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Elevating cargo pants from the trenches to the catwalk

By Ricky Toledo and Chito Vijandre, The Philippine STAR Published May 29, 2024 5:00 am

Cargo pants have not been in our wardrobe for some time since they were too utilitarian and associated with the tourist hordes, but lately, with new iterations in lighter and more luxurious fabrics, as well as new proportions, we have finally given in to getting a few pairs. 

They have also been dominating the catwalks for the last few seasons, influenced by streetwear styles and celebrities like Anne Curtis, Dua Lipa and Taylor Swift, who have been seen romping around town wearing them both for day and for cocktail hour.

Anne Curtis’s cargo with cropped top

Cargo pants have actually managed to bridge the gap between luxury and streetwear, transcending epochs, national borders, generations and various subcultures to become a universal staple that you see everywhere when traveling the world. From the top fashion houses to fast fashion and the cheapest online versions, they cut across all market categories and demographics. Their ubiquity may perhaps be attributed to the pandemic effect of gravitating to loungewear and loose clothing, which includes oversized pants, utilitarian wear and quiet luxury. The Y2K revival in fashion is another reason for its resurgence.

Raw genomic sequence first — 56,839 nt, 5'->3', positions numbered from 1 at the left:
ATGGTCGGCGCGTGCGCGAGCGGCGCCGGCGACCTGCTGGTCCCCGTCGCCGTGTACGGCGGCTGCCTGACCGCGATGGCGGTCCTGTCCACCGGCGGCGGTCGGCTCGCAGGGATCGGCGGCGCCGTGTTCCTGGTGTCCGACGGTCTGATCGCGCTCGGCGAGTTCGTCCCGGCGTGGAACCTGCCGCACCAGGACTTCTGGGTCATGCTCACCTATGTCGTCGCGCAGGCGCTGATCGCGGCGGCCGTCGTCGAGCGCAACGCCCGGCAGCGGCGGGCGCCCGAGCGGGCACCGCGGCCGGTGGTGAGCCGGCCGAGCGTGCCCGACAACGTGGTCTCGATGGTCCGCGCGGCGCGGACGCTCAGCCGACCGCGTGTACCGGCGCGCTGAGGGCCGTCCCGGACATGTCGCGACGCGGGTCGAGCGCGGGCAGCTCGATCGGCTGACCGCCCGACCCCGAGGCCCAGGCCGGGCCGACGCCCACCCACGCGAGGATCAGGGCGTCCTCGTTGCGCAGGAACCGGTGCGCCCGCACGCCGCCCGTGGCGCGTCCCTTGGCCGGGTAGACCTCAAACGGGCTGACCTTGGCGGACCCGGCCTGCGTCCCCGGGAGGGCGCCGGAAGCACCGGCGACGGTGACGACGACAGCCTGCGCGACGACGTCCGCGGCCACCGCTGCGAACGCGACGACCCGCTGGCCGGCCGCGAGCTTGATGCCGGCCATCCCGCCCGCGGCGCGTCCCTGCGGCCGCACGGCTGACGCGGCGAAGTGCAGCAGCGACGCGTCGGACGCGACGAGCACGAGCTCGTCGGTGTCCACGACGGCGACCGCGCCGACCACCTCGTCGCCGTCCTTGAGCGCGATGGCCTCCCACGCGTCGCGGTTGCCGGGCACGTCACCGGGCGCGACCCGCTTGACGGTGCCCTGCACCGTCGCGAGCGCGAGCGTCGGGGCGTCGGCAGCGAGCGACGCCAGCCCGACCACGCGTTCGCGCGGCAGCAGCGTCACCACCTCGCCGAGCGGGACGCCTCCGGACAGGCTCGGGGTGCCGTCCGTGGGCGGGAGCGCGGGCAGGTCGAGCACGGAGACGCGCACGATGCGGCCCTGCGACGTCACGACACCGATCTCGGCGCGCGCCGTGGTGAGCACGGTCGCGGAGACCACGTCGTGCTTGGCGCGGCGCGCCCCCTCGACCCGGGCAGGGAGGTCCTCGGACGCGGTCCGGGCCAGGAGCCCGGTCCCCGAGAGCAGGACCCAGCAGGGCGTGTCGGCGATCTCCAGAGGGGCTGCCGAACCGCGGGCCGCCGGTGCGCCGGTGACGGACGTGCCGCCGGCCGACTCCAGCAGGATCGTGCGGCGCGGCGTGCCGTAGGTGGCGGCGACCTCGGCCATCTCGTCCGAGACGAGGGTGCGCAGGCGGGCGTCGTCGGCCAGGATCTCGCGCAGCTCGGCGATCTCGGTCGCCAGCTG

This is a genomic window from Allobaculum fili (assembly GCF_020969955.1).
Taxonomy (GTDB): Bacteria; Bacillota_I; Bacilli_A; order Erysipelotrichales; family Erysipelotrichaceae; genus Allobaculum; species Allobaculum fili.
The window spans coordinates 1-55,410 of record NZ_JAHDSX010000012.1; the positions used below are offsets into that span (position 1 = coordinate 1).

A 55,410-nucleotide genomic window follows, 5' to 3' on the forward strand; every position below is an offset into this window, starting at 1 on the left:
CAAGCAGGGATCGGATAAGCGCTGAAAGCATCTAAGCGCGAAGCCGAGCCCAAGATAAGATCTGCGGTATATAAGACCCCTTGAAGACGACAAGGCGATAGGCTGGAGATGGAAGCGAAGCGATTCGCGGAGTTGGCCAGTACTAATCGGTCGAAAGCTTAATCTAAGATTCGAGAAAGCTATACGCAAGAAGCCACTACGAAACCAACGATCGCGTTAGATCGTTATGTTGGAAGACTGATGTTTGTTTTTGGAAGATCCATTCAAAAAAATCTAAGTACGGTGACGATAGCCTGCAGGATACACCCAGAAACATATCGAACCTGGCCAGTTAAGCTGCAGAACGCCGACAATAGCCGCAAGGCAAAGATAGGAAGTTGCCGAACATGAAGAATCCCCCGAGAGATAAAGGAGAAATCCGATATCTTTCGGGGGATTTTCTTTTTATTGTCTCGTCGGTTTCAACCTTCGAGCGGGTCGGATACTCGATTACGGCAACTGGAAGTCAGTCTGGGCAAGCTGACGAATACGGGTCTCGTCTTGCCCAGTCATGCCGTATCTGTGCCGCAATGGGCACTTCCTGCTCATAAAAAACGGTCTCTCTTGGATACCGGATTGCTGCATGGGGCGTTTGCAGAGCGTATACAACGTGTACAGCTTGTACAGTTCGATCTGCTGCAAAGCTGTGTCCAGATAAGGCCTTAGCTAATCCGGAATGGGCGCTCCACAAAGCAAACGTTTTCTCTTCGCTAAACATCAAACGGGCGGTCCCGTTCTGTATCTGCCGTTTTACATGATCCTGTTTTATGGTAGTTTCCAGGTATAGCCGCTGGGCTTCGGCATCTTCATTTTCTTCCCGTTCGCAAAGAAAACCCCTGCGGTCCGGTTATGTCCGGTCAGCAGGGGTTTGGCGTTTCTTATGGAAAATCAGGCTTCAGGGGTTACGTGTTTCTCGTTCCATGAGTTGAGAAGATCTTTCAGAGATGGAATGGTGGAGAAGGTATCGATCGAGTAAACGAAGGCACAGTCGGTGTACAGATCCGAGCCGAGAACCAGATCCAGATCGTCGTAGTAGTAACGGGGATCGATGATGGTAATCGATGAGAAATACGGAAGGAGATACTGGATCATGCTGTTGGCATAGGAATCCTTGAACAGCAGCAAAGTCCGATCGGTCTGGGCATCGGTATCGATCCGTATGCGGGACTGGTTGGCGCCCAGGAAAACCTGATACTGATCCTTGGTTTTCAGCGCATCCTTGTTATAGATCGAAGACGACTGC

The status of cargos has changed many times over the past century since its beginnings in the 1930s when there was a need to update the British Army’s Service Dress, which had become obsolete with the evolving nature of the war being fought with tanks and more sophisticated equipment.

British Battle Dress, 1930s

The British War Office, after extensive research, released the 1938 Battle Dress, a uniform more suitable for the needs of modern combat by departing from the previous one’s formality and focusing on functionality, which was evident in the trousers, in particular featuring a pocket for maps just above the left knee and a smaller pocket for medications on the side. This foundation for the modern-day cargo was quite revolutionary then, transforming simple leg-covering trousers into a vital component of a soldier’s arsenal.